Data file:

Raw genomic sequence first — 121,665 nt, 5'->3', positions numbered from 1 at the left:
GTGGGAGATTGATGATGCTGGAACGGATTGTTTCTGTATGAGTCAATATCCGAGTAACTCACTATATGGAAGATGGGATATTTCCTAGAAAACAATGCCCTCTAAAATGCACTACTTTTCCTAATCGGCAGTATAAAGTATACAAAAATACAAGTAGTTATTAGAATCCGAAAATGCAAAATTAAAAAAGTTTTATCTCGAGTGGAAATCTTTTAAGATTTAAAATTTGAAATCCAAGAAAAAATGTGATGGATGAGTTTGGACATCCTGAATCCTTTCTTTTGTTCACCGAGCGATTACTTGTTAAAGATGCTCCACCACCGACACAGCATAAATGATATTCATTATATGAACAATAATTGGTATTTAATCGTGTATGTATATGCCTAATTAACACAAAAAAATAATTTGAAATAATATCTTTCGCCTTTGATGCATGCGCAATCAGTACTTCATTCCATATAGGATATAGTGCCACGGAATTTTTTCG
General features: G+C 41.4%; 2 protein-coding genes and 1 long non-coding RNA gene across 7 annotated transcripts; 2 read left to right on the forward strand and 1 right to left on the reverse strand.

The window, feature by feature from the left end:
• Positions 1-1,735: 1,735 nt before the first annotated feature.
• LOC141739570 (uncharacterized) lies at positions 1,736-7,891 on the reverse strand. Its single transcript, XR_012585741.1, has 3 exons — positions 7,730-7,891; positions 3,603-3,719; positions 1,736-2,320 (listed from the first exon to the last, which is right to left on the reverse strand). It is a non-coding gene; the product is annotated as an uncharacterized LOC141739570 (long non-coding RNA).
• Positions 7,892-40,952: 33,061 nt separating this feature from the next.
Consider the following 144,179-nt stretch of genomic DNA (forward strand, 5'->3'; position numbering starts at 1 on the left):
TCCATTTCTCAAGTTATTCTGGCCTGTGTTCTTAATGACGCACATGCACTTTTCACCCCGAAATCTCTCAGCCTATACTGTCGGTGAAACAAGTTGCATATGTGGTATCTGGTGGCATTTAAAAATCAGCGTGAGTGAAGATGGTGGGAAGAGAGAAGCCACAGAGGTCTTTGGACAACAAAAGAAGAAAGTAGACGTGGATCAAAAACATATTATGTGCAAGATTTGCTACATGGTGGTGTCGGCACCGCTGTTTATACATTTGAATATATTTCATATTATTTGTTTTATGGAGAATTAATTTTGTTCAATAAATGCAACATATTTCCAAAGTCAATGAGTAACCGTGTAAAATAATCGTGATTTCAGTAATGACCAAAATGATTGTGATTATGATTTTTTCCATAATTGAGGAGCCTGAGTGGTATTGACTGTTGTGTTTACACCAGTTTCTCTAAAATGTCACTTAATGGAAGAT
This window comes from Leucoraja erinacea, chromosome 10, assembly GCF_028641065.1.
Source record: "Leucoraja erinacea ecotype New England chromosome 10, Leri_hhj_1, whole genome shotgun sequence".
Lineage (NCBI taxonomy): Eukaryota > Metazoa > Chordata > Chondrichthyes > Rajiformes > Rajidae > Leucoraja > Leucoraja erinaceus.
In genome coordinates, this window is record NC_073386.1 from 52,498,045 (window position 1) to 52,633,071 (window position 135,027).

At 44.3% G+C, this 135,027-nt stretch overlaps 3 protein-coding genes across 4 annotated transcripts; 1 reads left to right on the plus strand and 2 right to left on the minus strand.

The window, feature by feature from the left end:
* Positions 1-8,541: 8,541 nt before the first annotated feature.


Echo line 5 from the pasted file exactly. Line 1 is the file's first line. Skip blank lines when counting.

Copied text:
• Positions 1-1,735: 1,735 nt before the first annotated feature.